Trainer John Campo's confidence is always as ample as his girth, but he is a realist, too. He recognizes that there are reasons for skepticism about Pleasant Colony's chances to win the Preakness. r

Campo knows that his colt got every possibly bit of good luck when he won the Kentucky Derby two weeks ago. Now he must break from post position 12 and try to come from far behind on a Pimlico track on which such stretch-runners don't often fare well. He may also have to contend with a sloppy racing surface for the first time.

Having acknowledged these doubts, Campo shrugged them off and confidently declared this morning that Pleasant Colony will win Saturday:

"He has the class, and he's not going to have any excuses. He hasn't even run to his potential yet. He's a good horse, a real good horse." Campo emphasized the adjective, savored it, for he believes that Pleasant Colony has the ability to transcend just about any obstacles that he may encounter.

And that is the chief issue in the 106th running of the Preakness (WJLA-TV-7 at 5 p.m.). Pleasant Colony will have to be as good as Campo thinks he is to duplicate his Derby triumph. But if he doesn't have that kind of innate superiority over his 12 rivals, this Preakness is more apt to be decided by racing tactics and sheer luck.

The expected crowd of 80,000 and millions of television viewers should watch a couple of crucial points that may determine the outcome of the Preakness. When the horses hit the first turn, and Bold Ego and Top Avenger are presumably racing on the lead, the Teletimer will flash the fraction for the first half mile. If they pass this point in 45 seconds or so, duplicating their suicidal duel at Churchhill Downs, stretch-runners may dominate this race, too. But if their jockeys manage to restrain these horses, and the fraction is 47 seconds or thereabouts, Bold Ego may carry his speed a long way.

The other critical juncture of the Preakness will be the final turn. While horses often win the Kentucky Derby with dramatic sweeping moves on the turn, such moves don't get the money at Pimlico. There are at least three formidable stretch-runners in Saturday's field -- Pleasant Colony, Woodchopper and Highland Blade -- and some of them will inevitably be parked disadvantageously wide.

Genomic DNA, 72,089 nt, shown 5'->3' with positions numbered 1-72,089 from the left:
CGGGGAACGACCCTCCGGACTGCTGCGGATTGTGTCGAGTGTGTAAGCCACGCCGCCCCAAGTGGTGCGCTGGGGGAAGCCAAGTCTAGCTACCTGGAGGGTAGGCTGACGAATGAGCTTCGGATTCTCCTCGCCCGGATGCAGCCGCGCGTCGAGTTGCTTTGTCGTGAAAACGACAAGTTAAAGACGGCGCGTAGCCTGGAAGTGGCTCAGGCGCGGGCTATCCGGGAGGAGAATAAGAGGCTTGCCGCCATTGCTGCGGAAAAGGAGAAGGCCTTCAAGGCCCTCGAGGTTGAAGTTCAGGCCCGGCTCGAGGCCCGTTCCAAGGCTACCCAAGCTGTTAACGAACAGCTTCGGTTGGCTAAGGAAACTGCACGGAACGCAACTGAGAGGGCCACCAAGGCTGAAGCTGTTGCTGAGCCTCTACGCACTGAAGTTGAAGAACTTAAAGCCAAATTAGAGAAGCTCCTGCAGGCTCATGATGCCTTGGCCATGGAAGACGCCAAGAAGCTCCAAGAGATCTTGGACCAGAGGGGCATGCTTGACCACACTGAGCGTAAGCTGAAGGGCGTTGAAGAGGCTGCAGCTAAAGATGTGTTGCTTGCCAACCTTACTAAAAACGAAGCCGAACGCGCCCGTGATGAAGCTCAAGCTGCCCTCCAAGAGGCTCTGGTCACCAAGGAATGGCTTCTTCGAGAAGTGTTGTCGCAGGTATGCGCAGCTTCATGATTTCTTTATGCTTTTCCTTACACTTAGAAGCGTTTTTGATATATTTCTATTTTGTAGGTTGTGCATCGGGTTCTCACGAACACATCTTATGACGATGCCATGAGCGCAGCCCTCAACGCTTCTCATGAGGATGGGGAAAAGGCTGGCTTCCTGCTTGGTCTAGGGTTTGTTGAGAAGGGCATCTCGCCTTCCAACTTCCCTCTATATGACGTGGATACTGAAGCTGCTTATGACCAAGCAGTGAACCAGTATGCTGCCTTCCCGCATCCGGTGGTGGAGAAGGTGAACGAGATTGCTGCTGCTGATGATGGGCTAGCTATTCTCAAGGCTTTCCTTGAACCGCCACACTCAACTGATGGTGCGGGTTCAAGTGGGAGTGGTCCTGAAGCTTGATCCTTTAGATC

Because of all these uncertainties, this is an unusually intriguing Preakness -- a far cry from the years when Superior horses like Spectacular Bid, Seattle Slew and Secretariat dominated their opposition. Five horses in this field are generally considered serious contenders:

Pleasant Colony will be favored at about 9 to 5 on the strength of his Derby performance, when he rallied from 17th place and won with more authority than his three-quarter-length margin would suggest. He has trained well for this race, and he again figures to be aided by his jockey, Jorge Velasquez, who has no peer at picking his way through heavy traffic.

Woodchopper rallied strongly to finish second at Churchill Downs, after encountering some obstruction at the head of the stretch. "I wish my horse had had a chance to get started sooner," said trainer Jack Gaver. "I thought he was a better horse than Pleasant Colony on the day of the Derby, and I wouldn't trade places with him on Saturday."

Bold Ego was a victim of the fastest early pace in Kentucky Derby history. After contending for the lead, he faded in the last eighth of a mile and finished 10th. But he showed when he won the Arkansas Derby that he is capable of carrying his speed for a distance, and he figures to carry it a good way on the Pimlico track. He would be helped even more by a sloppy track. "This is a superior mud horse," trainer Jack Van Berg said.

Partez made a powerful rush to the lead in the Derby, but couldn't quite sustain it, and was further hurt when Jockey Sandy Hawley misjudged the finish line. "We think he's peaking now," said trainer Wayne Lukas, who won last year's controversial Preakness with Codex. "And a muddy track would help. The last time he worked on an off-track, he literally ate the mud and said, 'Boy, this tastes good!'" Partez could make his 72-year-old owner, Henry Greene, the first black man to win a Triple Crown event in modern times.

Highland Blade ran a strong second to Plesant Colony in the Wood Memorial Stakes at Aqueduct, but trainer David Whiteley resisted temptation, elected to bypass the Derby and pointed his colt for the Preakness, instead. He acknowledged that his colt will be conceding an edge in condition to his rivals who ran a mile and one quarter two weeks ago, but thinks Highland Blade benefits from well-spaced races. In Whiteley's capable hands, he could manage to win Saturday.

At least three other horses in the field are marginal contenders: A Run, Flying Nashua and Top Avenger. A fourth, Pass the Tab, was scratched today. The other five entrants -- Paristo, Double Sonic, Bare Knuckles, Thirty Eight Paces and Escambia Bay -- are shooting for the moon. But this is the kind of wide-open race that encourages owners and trainers to dream. Almost nobody can feel really confident about what is going to happen at 5:40 p.m. Saturday -- except for John Campo.